Liverpool fans have been enjoying the sight of Rhian Brewster in the starting line-up in the side’s League Cup matches. The 19-year-old has struggled with knee and ankle injuries over the last couple of years, casting doubts that his talents may end up going to waste. Brewster won the Golden Boot when England triumphed at the 2017 FIFA U-17 World Cup in India, and at that time it looked like the world was his oyster. Although those injuries have hindered his progress, there is now a sense that Brewster is ready to kick on.
The question is whether he will be afforded the necessary opportunities at Liverpool to aid his growth as a player. His two starts in the League Cup this season are the only senior appearances he’s made for Liverpool, and with the club looking like favourites in Premier League betting with Betfair, it will be difficult for the youngster to get significant game time in the league.
Of course, with Liverpool chasing their first English top-flight title since 1990, there isn’t time to give opportunities to young players with so much at stake. It’s no surprise that Brewster remains on the fringes of the squad, forced to content himself with occasional cup outings. It’s in those games that he must work doubly hard to impress.
He will feel disappointed not to have got himself on the scoresheet in the games against MK Dons and Arsenal, particularly the latter as the match finished in a rip-roaring 5-5 draw. But there are still promising signs to be drawn from his performances. He has linked play well in both matches, showing good chemistry with fellow youngsters Harvey Elliott and Curtis Jones. He also scored a pressure penalty in the shoot-out win against Arsenal, and it was clear from his celebration how much it meant to him.
Whether these scraps of game time are enough to help him acclimatise to senior football remains to be seen. It may be that he seeks a loan move in the near future to get some regular first-team football under his belt.
Even though first-team opportunities at Liverpool may be limited, there are few better clubs to be at in the present moment. There is a winning mentality at the club that cannot be dampened. Even though Arsenal looked to be pulling away at different stages of that League Cup match, the Reds kept fighting back. This is the strength of character Jurgen Klopp has instilled at Anfield, and it is a good atmosphere in which a young player can cut his teeth.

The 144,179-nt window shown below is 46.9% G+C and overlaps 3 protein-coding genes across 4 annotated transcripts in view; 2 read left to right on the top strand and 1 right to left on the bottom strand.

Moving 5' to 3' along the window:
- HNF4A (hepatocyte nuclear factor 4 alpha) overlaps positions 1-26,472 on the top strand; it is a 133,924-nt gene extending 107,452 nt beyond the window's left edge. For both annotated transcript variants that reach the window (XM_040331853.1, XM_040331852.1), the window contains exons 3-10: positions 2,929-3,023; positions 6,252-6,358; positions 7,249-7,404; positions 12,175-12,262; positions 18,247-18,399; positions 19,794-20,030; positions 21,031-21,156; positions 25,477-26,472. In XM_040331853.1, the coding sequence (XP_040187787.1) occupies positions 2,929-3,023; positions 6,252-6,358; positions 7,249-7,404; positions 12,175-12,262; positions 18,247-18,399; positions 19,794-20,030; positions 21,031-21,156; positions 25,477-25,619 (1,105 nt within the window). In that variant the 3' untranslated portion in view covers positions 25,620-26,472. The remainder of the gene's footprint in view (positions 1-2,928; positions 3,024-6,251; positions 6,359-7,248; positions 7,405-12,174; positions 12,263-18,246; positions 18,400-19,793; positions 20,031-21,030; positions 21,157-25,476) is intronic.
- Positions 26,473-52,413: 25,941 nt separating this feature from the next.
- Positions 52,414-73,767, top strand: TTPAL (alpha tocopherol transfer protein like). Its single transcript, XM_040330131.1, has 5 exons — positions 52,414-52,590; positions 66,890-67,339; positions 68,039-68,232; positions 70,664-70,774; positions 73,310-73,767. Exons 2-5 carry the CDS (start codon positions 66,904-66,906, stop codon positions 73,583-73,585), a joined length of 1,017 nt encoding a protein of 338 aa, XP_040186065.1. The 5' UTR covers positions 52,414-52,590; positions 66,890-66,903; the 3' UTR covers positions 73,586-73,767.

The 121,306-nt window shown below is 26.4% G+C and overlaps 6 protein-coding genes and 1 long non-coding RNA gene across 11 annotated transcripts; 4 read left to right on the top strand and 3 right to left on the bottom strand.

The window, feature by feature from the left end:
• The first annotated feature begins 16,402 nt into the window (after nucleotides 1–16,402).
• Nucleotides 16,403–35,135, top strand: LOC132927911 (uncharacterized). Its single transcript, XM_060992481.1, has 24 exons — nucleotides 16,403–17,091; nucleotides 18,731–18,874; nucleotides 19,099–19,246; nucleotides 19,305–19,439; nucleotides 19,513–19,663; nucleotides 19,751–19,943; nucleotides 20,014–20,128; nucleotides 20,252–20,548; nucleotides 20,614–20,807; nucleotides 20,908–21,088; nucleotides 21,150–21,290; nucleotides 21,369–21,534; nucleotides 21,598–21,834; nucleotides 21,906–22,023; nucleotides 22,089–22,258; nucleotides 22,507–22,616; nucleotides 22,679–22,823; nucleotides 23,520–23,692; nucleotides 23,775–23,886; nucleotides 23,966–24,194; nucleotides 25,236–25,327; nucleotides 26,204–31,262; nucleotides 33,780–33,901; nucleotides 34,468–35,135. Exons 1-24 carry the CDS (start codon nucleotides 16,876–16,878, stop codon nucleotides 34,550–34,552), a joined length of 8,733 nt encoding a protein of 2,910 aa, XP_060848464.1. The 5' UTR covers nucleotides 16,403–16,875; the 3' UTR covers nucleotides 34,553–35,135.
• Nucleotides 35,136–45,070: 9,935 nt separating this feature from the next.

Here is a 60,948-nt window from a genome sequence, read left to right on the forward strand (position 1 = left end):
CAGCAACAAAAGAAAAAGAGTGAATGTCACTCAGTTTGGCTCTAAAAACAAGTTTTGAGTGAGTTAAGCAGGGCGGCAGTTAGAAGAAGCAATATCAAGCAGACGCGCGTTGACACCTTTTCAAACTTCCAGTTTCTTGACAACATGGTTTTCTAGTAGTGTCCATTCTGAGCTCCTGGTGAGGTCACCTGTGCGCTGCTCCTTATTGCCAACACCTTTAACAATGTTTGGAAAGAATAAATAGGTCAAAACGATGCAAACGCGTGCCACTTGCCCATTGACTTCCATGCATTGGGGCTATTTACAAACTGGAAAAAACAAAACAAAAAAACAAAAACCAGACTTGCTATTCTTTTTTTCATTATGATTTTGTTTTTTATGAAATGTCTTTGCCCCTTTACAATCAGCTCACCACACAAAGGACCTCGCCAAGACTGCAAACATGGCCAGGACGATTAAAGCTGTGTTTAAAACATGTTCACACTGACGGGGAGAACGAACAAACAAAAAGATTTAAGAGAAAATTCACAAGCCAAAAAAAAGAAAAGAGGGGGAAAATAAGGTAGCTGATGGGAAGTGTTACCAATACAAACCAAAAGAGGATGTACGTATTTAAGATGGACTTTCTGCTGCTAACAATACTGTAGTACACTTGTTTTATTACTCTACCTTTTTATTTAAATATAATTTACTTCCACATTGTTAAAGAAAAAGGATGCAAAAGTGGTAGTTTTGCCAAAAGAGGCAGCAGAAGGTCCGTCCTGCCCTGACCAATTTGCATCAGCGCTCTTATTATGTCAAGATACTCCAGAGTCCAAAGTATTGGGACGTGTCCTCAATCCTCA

Klopp is a manager who gets the best out of players and inspires a kind of fatherly bond between players and coach. This is especially beneficial for young players like Brewster, who may need that guiding arm around the shoulder at times during their development. The German has already overseen Trent Alexander-Arnold’s journey from exciting young prospect to first-team regular, and Brewster will be hoping to follow a similar path.
Perhaps Brewster can take heart from Harry Kane’s journey to the Tottenham Hotspur first team. The striker embarked on several loan moves before making his name at White Harte Lane. It was through sheer persistence and willpower that Kane became the striker he is today. While Brewster may require loan moves to build up his experience, if his mind is focused then who’s to say he can’t play a big part at Anfield in the years to come.
With Mohamed Salah, Roberto Firmino and Sadio Mane among the best forward players in the world, Brewster will have a hard time establishing himself at the club. But to be a successful striker takes confidence and a certain degree of arrogance, and the youngster has to back himself to make it at Anfield. All he can do is demonstrate a belief in his abilities, and seize the opportunities he’s given. Those who have watched Brewster closely will be confident that his natural talent will shine through in the end.